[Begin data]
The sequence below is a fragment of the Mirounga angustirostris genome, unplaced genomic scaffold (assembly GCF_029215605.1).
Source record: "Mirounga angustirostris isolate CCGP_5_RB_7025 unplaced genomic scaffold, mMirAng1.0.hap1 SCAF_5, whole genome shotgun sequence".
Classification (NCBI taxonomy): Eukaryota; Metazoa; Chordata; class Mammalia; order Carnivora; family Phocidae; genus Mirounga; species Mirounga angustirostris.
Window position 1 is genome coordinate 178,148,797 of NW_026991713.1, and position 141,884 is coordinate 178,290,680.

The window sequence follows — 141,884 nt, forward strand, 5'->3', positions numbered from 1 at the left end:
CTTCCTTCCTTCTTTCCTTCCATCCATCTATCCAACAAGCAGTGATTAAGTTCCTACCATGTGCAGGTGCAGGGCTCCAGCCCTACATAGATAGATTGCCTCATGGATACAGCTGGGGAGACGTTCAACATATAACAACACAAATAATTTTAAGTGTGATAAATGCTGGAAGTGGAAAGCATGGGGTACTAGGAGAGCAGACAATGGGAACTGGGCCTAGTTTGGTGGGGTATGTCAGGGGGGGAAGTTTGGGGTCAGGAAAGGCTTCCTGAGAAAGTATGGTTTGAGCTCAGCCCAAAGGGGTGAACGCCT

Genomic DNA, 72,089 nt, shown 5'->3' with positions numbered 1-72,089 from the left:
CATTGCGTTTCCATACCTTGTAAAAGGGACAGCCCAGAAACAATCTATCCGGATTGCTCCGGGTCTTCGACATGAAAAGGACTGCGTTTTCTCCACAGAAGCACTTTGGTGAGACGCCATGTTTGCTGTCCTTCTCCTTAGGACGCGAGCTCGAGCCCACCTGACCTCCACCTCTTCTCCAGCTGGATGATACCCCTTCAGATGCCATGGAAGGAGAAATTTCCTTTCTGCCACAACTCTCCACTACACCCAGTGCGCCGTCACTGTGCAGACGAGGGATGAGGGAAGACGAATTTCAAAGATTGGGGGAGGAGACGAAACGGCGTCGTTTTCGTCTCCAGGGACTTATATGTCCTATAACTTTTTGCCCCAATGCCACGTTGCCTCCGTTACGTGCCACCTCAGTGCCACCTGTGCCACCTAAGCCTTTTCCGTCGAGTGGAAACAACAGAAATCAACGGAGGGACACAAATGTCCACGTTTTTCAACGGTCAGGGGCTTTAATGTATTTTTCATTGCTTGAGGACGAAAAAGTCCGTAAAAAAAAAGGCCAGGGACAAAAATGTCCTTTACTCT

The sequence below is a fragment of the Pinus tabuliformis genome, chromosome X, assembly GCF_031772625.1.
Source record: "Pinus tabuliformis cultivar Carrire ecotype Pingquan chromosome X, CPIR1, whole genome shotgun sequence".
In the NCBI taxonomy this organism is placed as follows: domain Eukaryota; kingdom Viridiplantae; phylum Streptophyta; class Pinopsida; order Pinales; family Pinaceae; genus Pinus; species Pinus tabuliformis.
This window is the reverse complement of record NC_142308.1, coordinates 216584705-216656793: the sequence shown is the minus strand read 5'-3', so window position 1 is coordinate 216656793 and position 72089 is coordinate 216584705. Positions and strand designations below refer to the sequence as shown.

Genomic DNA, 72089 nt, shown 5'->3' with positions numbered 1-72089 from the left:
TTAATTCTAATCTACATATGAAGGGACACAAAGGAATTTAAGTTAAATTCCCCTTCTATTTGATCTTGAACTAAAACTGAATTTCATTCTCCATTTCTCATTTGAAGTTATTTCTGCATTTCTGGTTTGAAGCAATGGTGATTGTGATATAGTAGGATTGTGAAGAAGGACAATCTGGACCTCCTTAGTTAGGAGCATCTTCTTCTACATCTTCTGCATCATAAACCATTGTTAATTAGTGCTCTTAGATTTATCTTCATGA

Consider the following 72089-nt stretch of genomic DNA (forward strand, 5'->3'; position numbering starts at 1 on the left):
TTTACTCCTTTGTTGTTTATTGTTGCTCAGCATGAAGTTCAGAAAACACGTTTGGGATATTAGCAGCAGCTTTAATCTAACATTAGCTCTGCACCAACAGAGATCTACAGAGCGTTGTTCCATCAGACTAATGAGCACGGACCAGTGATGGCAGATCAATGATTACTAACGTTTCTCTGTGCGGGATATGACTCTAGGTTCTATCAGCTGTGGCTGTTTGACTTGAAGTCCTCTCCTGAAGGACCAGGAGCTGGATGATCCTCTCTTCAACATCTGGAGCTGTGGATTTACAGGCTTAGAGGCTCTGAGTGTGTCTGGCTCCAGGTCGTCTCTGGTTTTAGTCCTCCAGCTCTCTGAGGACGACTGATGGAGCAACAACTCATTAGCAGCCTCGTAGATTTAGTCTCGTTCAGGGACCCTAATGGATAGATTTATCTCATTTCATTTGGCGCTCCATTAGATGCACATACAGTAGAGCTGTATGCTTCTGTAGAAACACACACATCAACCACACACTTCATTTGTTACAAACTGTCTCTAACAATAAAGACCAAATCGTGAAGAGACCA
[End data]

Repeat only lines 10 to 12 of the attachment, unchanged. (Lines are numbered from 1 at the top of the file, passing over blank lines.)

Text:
Source record: "Pinus tabuliformis cultivar Carrire ecotype Pingquan chromosome X, CPIR1, whole genome shotgun sequence".
In the NCBI taxonomy this organism is placed as follows: domain Eukaryota; kingdom Viridiplantae; phylum Streptophyta; class Pinopsida; order Pinales; family Pinaceae; genus Pinus; species Pinus tabuliformis.
This window is the reverse complement of record NC_142308.1, coordinates 216584705-216656793: the sequence shown is the minus strand read 5'-3', so window position 1 is coordinate 216656793 and position 72089 is coordinate 216584705. Positions and strand designations below refer to the sequence as shown.